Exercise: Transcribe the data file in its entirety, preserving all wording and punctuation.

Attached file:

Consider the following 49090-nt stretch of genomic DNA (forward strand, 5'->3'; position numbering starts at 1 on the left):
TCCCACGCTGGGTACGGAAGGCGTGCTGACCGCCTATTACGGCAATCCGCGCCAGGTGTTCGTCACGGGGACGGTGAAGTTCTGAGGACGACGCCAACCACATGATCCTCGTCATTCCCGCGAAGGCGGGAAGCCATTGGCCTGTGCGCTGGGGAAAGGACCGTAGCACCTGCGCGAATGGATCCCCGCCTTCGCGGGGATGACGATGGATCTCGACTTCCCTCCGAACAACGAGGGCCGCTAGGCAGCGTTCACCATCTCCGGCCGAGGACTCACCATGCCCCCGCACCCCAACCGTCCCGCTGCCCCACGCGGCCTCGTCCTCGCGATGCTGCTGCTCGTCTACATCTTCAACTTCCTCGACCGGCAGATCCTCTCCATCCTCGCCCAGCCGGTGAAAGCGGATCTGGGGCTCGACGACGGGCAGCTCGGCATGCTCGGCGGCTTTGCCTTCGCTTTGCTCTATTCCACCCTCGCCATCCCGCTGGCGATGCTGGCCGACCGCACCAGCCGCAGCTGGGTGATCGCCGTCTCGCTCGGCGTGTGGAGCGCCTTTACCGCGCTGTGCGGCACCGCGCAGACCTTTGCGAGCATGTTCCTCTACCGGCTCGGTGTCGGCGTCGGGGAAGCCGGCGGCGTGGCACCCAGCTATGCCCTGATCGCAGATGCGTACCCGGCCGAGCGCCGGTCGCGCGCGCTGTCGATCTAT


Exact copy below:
Consider the following 49090-nt stretch of genomic DNA (forward strand, 5'->3'; position numbering starts at 1 on the left):
TCCCACGCTGGGTACGGAAGGCGTGCTGACCGCCTATTACGGCAATCCGCGCCAGGTGTTCGTCACGGGGACGGTGAAGTTCTGAGGACGACGCCAACCACATGATCCTCGTCATTCCCGCGAAGGCGGGAAGCCATTGGCCTGTGCGCTGGGGAAAGGACCGTAGCACCTGCGCGAATGGATCCCCGCCTTCGCGGGGATGACGATGGATCTCGACTTCCCTCCGAACAACGAGGGCCGCTAGGCAGCGTTCACCATCTCCGGCCGAGGACTCACCATGCCCCCGCACCCCAACCGTCCCGCTGCCCCACGCGGCCTCGTCCTCGCGATGCTGCTGCTCGTCTACATCTTCAACTTCCTCGACCGGCAGATCCTCTCCATCCTCGCCCAGCCGGTGAAAGCGGATCTGGGGCTCGACGACGGGCAGCTCGGCATGCTCGGCGGCTTTGCCTTCGCTTTGCTCTATTCCACCCTCGCCATCCCGCTGGCGATGCTGGCCGACCGCACCAGCCGCAGCTGGGTGATCGCCGTCTCGCTCGGCGTGTGGAGCGCCTTTACCGCGCTGTGCGGCACCGCGCAGACCTTTGCGAGCATGTTCCTCTACCGGCTCGGTGTCGGCGTCGGGGAAGCCGGCGGCGTGGCACCCAGCTATGCCCTGATCGCAGATGCGTACCCGGCCGAGCGCCGGTCGCGCGCGCTGTCGATCTAT